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Clarification to This Article
The Dec. 19 obituary for Bill Strauss, co-founder of the high school drama program Cappies, failed to mention that each of the 17 Cappies programs in the United States and Canada include five to 30 participating schools and thousands of students. Sixty Washington area schools participate in Cappies.

Bill Strauss, 60; Political Insider Who Stepped Over Into Comedy

Capitol Steps comedy group, circa 1985; Bill Strauss kneels in front with the
Capitol Steps comedy group, circa 1985; Bill Strauss kneels in front with the "veto pen." When not parodying the powerful, the onetime Senate aide was a serious author and encouraged young writers. (Associated Press)

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By Joe Holley
Washington Post Staff Writer
Wednesday, December 19, 2007

Capitol Steps founder Bill Strauss was a Harvard-trained lawyer and Senate subcommittee staffer when he broke through the chrysalis of Capitol Hill conventionality to become a musical satirist.

Mr. Strauss, who died Dec. 18 of pancreatic cancer at his home in McLean, recalled the breakthrough in a phone interview shortly before his death at age 60.

It was Memorial Day 1981, he said, and he was hosting a party that ended with a jam session around the piano. Party-goers riffed on parodies of Reagan-era newsmakers.

Mr. Strauss discovered that night that he had a facility for impromptu silliness and satire. He began to wonder whether, at age 34, he might be able to make a living at it, even though his only musical training was a stint in his elementary school orchestra.

During the next several months, when not worrying about nuclear proliferation and other weighty matters, he wrote musical parodies. Enlisting other musically gifted Senate staffers, he scheduled the group's debut at the annual office Christmas party of Sen. Charles Percy (R-Ill.), Mr. Strauss's employer.

The group christened itself the Capitol Steps, an allusion to the location of a late-night amorous moment enjoyed by Rep. John W. Jenrette (D-S.C.) and his wife, Rita.

Capitol Steps was a hit from the beginning. For the next few years, the group performed regularly for free at parties and in church basements. "We were clinging to our day jobs," co-founder Elaina Newport said. "Frankly, we were trying not to get in trouble."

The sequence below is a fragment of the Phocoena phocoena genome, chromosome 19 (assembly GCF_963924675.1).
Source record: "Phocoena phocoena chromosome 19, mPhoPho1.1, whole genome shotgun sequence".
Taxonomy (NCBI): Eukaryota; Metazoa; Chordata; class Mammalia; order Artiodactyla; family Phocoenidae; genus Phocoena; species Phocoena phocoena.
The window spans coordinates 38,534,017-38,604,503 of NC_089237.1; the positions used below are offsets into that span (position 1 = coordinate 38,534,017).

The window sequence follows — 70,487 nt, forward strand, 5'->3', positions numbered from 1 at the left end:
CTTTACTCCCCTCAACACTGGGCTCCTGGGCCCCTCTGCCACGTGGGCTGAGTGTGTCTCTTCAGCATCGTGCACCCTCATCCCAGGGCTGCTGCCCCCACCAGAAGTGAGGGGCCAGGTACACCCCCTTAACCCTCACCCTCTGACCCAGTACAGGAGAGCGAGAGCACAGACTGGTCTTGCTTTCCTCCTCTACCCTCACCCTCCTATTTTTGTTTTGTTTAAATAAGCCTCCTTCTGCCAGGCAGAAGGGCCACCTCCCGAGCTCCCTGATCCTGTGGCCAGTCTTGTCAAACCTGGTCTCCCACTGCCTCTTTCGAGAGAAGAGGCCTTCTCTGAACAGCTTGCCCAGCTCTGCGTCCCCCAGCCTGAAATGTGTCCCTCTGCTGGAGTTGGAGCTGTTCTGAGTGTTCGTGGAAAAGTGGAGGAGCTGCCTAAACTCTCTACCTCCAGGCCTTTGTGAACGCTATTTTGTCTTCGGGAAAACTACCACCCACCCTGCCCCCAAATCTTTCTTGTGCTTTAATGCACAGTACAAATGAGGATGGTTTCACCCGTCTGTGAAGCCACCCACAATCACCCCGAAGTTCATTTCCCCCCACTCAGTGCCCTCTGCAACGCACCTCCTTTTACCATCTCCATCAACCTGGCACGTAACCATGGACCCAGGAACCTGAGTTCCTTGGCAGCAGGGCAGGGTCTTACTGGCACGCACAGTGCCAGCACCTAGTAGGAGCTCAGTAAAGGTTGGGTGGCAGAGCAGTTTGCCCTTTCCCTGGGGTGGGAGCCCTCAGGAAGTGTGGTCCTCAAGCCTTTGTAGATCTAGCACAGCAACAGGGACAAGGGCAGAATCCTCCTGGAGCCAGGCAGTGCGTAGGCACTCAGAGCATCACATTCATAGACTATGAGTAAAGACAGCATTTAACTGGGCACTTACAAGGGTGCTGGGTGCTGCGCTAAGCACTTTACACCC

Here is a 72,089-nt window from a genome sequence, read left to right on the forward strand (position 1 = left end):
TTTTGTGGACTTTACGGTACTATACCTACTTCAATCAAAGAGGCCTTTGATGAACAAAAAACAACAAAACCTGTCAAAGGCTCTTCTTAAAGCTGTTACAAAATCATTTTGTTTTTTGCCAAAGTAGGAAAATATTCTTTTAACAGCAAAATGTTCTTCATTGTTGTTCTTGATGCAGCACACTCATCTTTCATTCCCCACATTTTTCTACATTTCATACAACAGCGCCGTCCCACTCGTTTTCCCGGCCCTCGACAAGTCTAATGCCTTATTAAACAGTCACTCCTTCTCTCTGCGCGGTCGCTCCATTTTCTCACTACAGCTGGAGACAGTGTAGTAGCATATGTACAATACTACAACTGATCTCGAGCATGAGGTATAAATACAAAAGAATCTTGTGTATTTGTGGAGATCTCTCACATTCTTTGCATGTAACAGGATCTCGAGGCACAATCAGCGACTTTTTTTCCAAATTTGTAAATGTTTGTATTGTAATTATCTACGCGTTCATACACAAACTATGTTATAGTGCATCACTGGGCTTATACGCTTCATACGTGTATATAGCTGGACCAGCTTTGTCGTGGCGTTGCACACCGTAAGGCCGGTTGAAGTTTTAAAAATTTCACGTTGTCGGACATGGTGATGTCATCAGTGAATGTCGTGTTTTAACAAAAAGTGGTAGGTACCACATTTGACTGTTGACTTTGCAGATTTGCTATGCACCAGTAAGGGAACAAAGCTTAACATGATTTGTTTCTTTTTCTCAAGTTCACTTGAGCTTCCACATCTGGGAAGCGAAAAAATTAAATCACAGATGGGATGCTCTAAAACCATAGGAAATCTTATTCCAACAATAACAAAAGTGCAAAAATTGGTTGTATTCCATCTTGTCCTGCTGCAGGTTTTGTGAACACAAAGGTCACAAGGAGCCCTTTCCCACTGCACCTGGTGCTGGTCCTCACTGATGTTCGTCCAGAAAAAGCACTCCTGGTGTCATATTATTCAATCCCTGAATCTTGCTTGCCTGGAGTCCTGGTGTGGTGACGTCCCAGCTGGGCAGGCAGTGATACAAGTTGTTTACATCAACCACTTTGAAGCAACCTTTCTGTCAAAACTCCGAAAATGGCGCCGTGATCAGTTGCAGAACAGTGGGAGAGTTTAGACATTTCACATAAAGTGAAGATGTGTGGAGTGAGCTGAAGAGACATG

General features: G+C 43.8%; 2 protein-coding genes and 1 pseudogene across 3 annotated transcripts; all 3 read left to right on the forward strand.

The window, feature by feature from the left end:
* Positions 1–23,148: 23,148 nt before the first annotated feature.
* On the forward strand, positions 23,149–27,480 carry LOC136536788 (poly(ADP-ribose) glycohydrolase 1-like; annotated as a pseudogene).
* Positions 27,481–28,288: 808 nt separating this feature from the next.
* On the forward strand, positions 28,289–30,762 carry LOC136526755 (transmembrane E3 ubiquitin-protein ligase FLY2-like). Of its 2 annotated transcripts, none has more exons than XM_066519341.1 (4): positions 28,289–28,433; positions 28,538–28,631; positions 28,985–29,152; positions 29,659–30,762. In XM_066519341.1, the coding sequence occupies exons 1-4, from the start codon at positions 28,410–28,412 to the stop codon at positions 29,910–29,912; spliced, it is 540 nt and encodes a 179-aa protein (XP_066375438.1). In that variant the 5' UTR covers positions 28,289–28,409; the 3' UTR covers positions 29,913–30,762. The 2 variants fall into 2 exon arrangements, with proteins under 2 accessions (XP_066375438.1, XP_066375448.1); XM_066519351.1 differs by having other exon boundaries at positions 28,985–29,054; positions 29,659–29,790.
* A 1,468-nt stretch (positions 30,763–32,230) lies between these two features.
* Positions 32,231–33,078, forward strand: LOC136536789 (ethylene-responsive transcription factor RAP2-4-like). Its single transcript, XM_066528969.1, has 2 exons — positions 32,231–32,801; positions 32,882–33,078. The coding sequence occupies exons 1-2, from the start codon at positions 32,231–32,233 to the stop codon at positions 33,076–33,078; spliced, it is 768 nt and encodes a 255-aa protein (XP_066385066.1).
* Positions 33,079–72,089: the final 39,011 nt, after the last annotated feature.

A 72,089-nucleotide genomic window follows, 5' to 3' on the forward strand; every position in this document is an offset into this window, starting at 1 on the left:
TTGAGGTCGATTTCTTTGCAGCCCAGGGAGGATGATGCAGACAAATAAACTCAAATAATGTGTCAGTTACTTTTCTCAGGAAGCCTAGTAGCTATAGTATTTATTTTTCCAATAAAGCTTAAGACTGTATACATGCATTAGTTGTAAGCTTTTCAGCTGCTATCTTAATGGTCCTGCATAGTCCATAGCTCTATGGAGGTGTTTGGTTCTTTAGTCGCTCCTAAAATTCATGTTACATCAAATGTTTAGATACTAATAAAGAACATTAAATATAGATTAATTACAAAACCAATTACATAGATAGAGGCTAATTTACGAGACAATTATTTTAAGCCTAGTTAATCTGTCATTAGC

Today, Capitol Steps is still performing, although not in church basements. It's a $3 million-a-year industry with more than 40 employees who sing and satirize at venues across the country.

The group's success was "totally out of the blue," Mr. Strauss said. "Neither I nor anyone else was expecting it."

Mr. Strauss's more serious side found expression in six books he co-authored about American generations and as co-founder of Cappies, a high school critics and awards program. He also wrote three musicals -- "MaKiddo," "Stopscandal.com." and "Anasazi" -- and co-wrote with Newport two books of satire, "Fools on the Hill" (1992) and "Sixteen Scandals" (2002).

"He packed several lifetimes into his 60 years," Newport said.

William Arthur Strauss was born in Chicago and spent most of his childhood in Burlingame, Calif., in the San Francisco area. He was a Capitol page in 1963, during his junior year in high school, and graduated from Harvard University in 1969. He received a law degree from Harvard Law School and a master's degree from Harvard's John F. Kennedy School of Government, both in 1973, but knew from his first semester in law school that he did not want to practice law. The summer his classmates took the bar exam, he and his wife were on a 40-day honeymoon trip across Africa.


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